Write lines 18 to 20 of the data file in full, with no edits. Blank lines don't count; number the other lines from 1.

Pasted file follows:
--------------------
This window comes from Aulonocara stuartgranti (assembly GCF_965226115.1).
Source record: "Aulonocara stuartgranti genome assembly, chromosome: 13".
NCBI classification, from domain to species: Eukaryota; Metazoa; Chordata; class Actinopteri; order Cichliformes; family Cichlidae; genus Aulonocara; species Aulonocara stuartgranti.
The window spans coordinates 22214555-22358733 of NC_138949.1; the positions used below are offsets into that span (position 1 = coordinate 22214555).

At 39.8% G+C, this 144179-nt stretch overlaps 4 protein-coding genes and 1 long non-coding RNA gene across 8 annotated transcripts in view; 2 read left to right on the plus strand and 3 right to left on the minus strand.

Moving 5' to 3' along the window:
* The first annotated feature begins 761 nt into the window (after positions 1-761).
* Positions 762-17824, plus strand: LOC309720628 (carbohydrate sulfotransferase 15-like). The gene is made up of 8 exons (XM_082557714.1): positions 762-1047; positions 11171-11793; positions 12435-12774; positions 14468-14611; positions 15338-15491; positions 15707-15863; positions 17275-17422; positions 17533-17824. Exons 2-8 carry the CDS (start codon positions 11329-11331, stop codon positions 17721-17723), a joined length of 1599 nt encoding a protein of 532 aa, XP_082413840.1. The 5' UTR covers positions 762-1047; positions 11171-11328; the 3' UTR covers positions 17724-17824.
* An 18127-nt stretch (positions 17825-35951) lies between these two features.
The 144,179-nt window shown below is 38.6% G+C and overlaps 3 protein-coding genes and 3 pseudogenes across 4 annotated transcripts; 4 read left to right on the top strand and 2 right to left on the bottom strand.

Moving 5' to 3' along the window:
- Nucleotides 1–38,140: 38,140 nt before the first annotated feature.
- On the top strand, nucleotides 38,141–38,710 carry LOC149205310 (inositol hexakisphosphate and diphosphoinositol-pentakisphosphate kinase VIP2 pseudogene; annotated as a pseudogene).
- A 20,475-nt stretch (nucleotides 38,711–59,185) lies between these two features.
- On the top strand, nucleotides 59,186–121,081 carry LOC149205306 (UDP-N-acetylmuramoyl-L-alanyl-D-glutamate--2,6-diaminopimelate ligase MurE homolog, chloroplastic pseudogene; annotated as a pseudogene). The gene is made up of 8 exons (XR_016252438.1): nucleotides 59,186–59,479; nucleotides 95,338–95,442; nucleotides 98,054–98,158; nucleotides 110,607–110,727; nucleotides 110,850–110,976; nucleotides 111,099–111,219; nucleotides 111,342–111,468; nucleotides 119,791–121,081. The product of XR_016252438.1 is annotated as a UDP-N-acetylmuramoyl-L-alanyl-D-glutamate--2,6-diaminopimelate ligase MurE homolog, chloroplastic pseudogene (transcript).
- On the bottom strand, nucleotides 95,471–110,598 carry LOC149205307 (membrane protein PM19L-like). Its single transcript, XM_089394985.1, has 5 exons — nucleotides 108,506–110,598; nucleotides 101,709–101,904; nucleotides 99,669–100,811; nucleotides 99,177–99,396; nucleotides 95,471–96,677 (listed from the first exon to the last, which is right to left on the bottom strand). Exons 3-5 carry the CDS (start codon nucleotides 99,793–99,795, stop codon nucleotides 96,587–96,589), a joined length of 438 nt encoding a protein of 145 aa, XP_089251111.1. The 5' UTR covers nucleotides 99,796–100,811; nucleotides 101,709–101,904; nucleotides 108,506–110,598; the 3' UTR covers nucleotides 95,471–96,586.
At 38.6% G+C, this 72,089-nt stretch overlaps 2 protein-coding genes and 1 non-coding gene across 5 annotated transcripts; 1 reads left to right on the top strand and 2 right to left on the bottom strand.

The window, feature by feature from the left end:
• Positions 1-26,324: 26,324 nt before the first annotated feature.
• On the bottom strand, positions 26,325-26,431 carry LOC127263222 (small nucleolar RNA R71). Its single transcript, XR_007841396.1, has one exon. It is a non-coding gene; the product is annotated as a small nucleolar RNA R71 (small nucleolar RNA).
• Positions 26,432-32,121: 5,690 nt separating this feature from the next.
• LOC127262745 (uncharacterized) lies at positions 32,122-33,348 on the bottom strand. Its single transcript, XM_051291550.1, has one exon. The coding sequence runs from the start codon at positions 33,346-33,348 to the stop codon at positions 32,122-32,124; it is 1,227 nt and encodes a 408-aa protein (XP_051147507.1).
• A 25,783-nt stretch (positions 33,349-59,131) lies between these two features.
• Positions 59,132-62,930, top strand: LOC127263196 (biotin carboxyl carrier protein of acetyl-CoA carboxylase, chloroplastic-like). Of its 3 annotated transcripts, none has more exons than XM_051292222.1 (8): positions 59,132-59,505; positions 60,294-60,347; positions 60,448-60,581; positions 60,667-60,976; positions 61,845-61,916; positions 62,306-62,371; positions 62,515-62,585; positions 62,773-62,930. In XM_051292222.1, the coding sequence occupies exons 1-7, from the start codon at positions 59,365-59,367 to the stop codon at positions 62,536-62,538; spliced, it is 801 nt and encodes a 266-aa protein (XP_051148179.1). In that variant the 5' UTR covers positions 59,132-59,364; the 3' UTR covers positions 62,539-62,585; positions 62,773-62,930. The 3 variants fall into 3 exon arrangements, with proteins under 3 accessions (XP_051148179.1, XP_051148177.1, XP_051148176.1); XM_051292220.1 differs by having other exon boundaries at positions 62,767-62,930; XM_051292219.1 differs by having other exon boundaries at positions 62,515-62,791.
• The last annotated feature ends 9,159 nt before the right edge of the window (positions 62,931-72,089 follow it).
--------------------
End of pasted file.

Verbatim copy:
The window, feature by feature from the left end:
• Positions 1-26,324: 26,324 nt before the first annotated feature.
• On the bottom strand, positions 26,325-26,431 carry LOC127263222 (small nucleolar RNA R71). Its single transcript, XR_007841396.1, has one exon. It is a non-coding gene; the product is annotated as a small nucleolar RNA R71 (small nucleolar RNA).